Saturday, September 19th 2020   |

Tisha B’Av

The Last Paper


For 30 years I have been writing a “Musings” column of roughly two hundred words each week for The Jewish Week. In time these columns went out electronically as well, titled “Off The Pulpit” and now appear in the Times of Israel. The Jewish Week is going digital, so this will be the final column to appear in an actual “paper.”

This week leads up to...



On the Ninth of Av, we fast to recall the destruction of the Temple in Jerusalem. We customarily refrain from eating meat even on the Tenth of Av… when the ruins of the Temple continued to smolder. For this reason, Rabbi Yochanan considered 10 Av the more suitable day for national mourning (Ta’anit 29A). The meaning of this protracted process of grieving is suggested by...

A holiday marking one societal rupture, Tisha B’Av spurs Jewish creativity amid another


(JTA) — For many observant Jews, the mourning over the destruction of the two ancient Temples in Jerusalem on the fast of Tisha B’Av actually begins three weeks earlier with the onset of a period of mourning during which it’s customary to avoid joyful activities like weddings and music.

But with much of the world already in a state of mourning as the coronavirus pandemic continues its...

Most Jews don’t know much about Tisha B’Av. That gives us educators a huge opportunity.


PALO ALTO, Calif. (JTA) — As a child, I always looked forward to Tisha B’Av, as weird as that may sound.

It was the one night a year that we were allowed to put the sofa cushions on the floor, and after three weeks with no television, we were finally allowed to watch programs about the meaning of the day. We didn’t mind the boring talking heads...

Tisha B’Av begins at sundown Wednesday

Tisha B’Av, known as the saddest day on the Jewish calendar, commences at sundown Wednesday and ends an hour after sundown on Thursday evening. The holiday also known as “the Ninth of Av” is a major fast day and commemorates the destruction of both the First and Second Temples in Jerusalem approximately 656 years apart. It is the conclusion of the “Three Weeks” that began with the fast of the...

Jews allowed to visit Temple Mount on Tisha B’Av after initial ban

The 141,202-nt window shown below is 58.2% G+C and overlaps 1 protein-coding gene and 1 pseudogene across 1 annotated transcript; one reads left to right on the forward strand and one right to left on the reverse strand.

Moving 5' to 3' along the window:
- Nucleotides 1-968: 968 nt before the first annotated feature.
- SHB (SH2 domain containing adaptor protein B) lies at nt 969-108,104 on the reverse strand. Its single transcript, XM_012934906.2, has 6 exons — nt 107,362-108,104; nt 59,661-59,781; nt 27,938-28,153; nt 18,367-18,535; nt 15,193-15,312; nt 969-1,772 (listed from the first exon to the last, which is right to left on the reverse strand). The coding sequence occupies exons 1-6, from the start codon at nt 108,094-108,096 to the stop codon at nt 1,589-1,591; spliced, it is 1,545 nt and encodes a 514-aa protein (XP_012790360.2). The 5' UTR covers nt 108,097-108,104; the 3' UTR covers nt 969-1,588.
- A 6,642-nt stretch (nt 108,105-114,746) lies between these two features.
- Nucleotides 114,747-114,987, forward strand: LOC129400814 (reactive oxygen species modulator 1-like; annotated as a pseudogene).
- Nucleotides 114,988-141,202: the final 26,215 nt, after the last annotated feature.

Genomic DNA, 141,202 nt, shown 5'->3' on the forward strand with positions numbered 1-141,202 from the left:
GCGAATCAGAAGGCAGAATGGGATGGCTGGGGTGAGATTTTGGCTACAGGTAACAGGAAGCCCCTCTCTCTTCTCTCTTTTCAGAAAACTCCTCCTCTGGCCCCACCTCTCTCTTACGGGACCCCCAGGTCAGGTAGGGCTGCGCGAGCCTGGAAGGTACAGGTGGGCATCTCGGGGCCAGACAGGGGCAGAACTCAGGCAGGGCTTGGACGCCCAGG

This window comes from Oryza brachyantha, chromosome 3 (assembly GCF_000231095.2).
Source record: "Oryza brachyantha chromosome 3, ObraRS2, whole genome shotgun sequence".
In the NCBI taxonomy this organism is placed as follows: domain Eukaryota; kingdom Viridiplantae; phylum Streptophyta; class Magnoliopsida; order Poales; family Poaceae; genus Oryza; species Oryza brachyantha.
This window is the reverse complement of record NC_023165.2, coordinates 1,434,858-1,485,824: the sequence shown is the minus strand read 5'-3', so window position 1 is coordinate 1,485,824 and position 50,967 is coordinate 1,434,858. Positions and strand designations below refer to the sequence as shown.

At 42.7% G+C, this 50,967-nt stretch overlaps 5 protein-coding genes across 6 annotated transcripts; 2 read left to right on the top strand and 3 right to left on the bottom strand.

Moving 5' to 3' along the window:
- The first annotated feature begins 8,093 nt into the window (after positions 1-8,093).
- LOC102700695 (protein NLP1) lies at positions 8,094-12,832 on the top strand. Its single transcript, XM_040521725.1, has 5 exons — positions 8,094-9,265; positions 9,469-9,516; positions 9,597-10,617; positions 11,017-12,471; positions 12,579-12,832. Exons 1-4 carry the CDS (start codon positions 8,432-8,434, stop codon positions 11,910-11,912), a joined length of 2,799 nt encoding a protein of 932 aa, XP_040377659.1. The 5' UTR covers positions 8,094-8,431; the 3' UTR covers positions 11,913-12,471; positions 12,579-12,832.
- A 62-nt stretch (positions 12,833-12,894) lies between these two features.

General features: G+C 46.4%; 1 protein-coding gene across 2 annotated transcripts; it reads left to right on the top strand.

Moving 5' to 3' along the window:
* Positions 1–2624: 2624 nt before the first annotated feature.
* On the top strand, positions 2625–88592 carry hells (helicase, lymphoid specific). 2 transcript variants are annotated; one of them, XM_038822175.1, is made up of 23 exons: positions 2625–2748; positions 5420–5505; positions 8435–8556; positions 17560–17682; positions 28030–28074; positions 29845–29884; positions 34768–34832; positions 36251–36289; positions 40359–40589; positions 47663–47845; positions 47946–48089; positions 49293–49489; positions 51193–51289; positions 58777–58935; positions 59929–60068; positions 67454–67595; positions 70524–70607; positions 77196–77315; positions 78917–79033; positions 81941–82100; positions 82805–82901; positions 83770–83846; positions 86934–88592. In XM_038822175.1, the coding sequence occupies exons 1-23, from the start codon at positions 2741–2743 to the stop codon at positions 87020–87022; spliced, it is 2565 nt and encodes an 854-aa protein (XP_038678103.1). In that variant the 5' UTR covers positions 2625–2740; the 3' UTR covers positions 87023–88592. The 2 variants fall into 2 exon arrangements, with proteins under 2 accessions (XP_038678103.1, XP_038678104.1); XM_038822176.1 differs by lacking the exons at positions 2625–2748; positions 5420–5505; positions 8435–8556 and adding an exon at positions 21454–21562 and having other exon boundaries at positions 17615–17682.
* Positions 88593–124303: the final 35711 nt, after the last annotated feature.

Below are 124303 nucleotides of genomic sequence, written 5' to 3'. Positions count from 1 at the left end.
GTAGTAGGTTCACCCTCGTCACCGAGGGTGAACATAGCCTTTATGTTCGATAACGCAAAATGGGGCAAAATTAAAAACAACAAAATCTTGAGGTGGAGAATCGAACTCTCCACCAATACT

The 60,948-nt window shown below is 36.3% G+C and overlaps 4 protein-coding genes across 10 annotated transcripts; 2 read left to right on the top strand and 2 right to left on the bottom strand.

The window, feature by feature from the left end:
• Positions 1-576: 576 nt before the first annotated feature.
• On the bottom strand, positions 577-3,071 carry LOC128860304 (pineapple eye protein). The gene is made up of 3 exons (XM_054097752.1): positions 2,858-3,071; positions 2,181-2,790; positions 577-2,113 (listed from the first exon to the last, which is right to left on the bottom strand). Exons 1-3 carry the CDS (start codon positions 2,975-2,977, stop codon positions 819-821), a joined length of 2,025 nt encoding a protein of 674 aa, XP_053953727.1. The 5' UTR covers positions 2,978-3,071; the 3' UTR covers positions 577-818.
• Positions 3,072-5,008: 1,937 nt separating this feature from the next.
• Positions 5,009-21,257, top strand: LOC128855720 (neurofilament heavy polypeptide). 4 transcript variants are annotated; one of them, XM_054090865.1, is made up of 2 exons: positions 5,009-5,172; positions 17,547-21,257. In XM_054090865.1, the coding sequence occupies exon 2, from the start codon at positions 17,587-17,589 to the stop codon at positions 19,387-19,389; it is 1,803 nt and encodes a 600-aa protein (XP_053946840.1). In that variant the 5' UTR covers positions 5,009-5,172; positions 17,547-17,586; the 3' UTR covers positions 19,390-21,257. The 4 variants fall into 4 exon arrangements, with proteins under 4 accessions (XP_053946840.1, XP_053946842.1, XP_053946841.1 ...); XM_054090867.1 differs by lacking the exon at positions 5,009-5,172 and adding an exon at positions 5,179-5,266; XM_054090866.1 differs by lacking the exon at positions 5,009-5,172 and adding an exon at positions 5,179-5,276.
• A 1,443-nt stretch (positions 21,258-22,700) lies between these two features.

JERUSALEM (JTA) — Jews were permitted to visit the Temple Mount following clashes between Muslim worshippers and Israeli security forces.

Jewish visitors initially had been banned from the site on Sunday, the day of the fast of the 9th of Av, or Tisha B’Av, which marks the day on the Jewish calendar that both Holy Temples, which stood on the site, were destroyed,

Sunday also is the start of the...



In certain games of chance, the number seven is considered particularly lucky. Throughout the Hebrew Bible, the number seven is a recurring feature. God rests on the seventh day, the culmination of creation. Noah brings seven pairs of pure animals onto the Ark. The Menorah at the heart of the Tabernacle (and, later, Temple) had seven branches.

The seventh year is marked as a Sabbatical; seven...

How Tisha B’Av can help us understand the refugee experience


NEW YORK (JTA) — For many Jews, Tisha b’Av is centered around mourning the destruction of the First and Second Temples in Jerusalem. But that interpretation misses out on an important lesson that is made more relevant by recent events, Rabbi David Seidenberg argues.

With the release of a new translation of the Book of Lamentations, the main text read on the annual fast day, the Massachusetts-based...

Marking Tisha B’Av during a long, hot summer


(JTA) — As the fast day of Tisha b’Av approaches, the summer heat and humidity is rising.

That got me thinking: Does the solemn day have the stuff to raise our consciousness as well?

Tisha b’Av — this year it begins on the evening of Saturday, August 13 — marks the destruction of the First and Second Temples, as well as other tragedies that have befallen the Jewish people. Traditionally, it’s a time to...

OP-ED: Learning to argue on Tisha B’Av


JERUSALEM (JTA) — As we approach Tisha B’Av, the State of Israel is at war. The day’s commemoration of sorrow and pain, and urgent calls for introspection and reflection, couldn’t be coming at a more needed time.

On Tisha B’Av we take upon ourselves the burden, and the grace, of our connection to all Jews past, present and future, in times of suffering, as in times of...